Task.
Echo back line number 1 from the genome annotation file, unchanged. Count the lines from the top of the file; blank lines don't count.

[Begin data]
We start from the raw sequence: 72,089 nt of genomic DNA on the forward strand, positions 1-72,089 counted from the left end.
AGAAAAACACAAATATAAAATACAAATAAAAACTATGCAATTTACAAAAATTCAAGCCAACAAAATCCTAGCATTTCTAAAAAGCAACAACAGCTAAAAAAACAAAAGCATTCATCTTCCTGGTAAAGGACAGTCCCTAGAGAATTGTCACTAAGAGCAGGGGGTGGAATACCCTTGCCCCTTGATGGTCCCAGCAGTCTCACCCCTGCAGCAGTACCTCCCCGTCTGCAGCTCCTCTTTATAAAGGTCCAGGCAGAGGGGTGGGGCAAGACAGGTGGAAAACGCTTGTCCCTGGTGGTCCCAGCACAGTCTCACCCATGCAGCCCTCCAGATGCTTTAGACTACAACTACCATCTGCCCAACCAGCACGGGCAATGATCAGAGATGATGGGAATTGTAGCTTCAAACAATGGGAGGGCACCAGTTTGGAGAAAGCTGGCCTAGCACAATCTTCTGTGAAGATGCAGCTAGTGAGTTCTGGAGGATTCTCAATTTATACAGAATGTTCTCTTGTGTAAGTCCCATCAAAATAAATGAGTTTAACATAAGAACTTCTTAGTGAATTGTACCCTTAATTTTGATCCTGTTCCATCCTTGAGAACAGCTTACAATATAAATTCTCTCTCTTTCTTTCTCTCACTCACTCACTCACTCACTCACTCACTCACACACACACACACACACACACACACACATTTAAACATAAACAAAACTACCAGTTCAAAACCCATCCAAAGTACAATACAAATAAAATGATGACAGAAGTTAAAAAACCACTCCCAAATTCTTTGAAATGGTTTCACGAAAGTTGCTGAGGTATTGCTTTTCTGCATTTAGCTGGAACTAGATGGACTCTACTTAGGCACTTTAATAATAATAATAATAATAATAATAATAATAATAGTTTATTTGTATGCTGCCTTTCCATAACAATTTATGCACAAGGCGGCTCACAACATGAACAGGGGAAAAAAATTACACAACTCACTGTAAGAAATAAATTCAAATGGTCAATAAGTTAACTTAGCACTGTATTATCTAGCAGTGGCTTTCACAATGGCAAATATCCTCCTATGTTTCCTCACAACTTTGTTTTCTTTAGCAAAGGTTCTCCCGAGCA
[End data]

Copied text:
We start from the raw sequence: 72,089 nt of genomic DNA on the forward strand, positions 1-72,089 counted from the left end.